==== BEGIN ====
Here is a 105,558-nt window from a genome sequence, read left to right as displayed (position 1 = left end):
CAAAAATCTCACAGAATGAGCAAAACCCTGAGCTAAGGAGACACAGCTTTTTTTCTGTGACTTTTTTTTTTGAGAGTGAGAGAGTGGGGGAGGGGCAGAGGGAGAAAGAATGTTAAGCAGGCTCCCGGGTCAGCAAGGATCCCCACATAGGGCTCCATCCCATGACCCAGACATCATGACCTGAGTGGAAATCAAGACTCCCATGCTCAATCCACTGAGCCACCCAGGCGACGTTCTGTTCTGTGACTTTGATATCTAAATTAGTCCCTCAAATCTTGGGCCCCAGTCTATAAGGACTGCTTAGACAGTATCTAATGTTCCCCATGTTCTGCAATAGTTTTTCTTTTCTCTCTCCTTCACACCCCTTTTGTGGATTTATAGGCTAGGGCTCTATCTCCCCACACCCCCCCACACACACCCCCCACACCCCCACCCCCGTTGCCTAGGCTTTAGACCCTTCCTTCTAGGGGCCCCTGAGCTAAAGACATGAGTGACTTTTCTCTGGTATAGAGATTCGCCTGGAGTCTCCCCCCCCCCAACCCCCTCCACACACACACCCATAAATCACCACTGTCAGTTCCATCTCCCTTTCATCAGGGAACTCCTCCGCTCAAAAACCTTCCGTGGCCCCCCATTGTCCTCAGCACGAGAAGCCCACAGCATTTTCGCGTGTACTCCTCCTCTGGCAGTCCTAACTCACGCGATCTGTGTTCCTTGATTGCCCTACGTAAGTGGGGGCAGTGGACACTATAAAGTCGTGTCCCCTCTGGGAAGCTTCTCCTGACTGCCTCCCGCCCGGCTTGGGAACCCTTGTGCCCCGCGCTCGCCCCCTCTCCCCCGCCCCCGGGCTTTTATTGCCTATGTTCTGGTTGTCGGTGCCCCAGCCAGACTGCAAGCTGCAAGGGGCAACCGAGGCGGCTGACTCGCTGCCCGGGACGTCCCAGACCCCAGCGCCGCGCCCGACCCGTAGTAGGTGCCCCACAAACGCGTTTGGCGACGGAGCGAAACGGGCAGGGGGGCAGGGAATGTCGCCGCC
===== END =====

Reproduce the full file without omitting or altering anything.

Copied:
Here is a 105,558-nt window from a genome sequence, read left to right as displayed (position 1 = left end):
CAAAAATCTCACAGAATGAGCAAAACCCTGAGCTAAGGAGACACAGCTTTTTTTCTGTGACTTTTTTTTTTGAGAGTGAGAGAGTGGGGGAGGGGCAGAGGGAGAAAGAATGTTAAGCAGGCTCCCGGGTCAGCAAGGATCCCCACATAGGGCTCCATCCCATGACCCAGACATCATGACCTGAGTGGAAATCAAGACTCCCATGCTCAATCCACTGAGCCACCCAGGCGACGTTCTGTTCTGTGACTTTGATATCTAAATTAGTCCCTCAAATCTTGGGCCCCAGTCTATAAGGACTGCTTAGACAGTATCTAATGTTCCCCATGTTCTGCAATAGTTTTTCTTTTCTCTCTCCTTCACACCCCTTTTGTGGATTTATAGGCTAGGGCTCTATCTCCCCACACCCCCCCACACACACCCCCCACACCCCCACCCCCGTTGCCTAGGCTTTAGACCCTTCCTTCTAGGGGCCCCTGAGCTAAAGACATGAGTGACTTTTCTCTGGTATAGAGATTCGCCTGGAGTCTCCCCCCCCCCAACCCCCTCCACACACACACCCATAAATCACCACTGTCAGTTCCATCTCCCTTTCATCAGGGAACTCCTCCGCTCAAAAACCTTCCGTGGCCCCCCATTGTCCTCAGCACGAGAAGCCCACAGCATTTTCGCGTGTACTCCTCCTCTGGCAGTCCTAACTCACGCGATCTGTGTTCCTTGATTGCCCTACGTAAGTGGGGGCAGTGGACACTATAAAGTCGTGTCCCCTCTGGGAAGCTTCTCCTGACTGCCTCCCGCCCGGCTTGGGAACCCTTGTGCCCCGCGCTCGCCCCCTCTCCCCCGCCCCCGGGCTTTTATTGCCTATGTTCTGGTTGTCGGTGCCCCAGCCAGACTGCAAGCTGCAAGGGGCAACCGAGGCGGCTGACTCGCTGCCCGGGACGTCCCAGACCCCAGCGCCGCGCCCGACCCGTAGTAGGTGCCCCACAAACGCGTTTGGCGACGGAGCGAAACGGGCAGGGGGGCAGGGAATGTCGCCGCC